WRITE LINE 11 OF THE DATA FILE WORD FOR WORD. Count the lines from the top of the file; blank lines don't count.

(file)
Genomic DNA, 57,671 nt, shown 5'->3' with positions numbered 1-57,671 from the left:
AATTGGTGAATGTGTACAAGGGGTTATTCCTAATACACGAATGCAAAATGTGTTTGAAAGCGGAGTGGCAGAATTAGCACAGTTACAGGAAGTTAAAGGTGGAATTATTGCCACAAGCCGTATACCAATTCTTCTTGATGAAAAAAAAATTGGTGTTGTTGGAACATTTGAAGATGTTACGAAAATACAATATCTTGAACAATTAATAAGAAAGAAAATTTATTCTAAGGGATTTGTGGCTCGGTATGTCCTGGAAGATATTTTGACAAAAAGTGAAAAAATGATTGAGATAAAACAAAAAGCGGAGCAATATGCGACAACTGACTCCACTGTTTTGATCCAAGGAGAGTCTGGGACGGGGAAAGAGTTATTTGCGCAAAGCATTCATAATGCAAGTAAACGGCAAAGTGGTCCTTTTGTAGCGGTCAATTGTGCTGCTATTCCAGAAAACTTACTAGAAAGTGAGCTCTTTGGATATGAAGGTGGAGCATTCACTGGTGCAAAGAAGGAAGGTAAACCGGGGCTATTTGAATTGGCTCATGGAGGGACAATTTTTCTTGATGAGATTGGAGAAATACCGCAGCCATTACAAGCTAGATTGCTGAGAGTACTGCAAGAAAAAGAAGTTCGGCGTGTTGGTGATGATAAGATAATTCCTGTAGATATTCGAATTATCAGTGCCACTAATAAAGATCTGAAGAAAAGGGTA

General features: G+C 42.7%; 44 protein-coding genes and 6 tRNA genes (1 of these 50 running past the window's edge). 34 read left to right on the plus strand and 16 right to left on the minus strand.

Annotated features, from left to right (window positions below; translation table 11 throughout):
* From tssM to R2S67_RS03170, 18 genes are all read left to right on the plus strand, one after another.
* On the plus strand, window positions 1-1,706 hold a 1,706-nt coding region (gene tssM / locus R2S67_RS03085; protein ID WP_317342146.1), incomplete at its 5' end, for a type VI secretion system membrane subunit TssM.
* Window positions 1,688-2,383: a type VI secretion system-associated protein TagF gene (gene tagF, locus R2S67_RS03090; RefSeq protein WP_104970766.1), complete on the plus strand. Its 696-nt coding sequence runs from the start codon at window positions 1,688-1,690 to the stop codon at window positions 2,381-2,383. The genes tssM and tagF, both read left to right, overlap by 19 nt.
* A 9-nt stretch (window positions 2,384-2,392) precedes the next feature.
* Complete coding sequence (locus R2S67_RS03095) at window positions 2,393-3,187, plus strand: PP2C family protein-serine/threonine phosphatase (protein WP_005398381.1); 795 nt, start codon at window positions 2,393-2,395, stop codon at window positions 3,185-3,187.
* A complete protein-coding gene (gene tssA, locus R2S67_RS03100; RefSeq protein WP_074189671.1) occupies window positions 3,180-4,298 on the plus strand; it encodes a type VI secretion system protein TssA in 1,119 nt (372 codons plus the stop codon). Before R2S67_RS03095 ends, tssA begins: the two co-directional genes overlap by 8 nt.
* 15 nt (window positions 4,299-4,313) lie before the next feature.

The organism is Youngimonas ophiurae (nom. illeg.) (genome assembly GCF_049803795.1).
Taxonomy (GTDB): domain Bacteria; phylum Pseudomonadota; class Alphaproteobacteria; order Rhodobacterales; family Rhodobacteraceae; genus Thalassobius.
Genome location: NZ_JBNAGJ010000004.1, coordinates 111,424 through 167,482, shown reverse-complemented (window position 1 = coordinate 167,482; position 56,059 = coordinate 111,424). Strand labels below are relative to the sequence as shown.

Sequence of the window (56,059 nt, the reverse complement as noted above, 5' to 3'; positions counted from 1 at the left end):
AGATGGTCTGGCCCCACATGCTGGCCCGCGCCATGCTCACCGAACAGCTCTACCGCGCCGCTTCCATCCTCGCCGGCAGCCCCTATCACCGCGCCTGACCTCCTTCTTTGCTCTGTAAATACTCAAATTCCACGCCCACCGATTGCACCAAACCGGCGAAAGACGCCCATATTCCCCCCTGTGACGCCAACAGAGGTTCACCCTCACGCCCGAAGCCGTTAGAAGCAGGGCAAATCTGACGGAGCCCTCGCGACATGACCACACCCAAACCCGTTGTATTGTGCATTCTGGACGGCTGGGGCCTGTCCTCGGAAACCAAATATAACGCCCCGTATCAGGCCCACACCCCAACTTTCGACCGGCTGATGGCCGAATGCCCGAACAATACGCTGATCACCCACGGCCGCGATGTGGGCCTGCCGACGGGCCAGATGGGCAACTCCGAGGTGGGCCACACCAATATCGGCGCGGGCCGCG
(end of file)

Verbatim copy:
* 15 nt (window positions 4,299-4,313) lie before the next feature.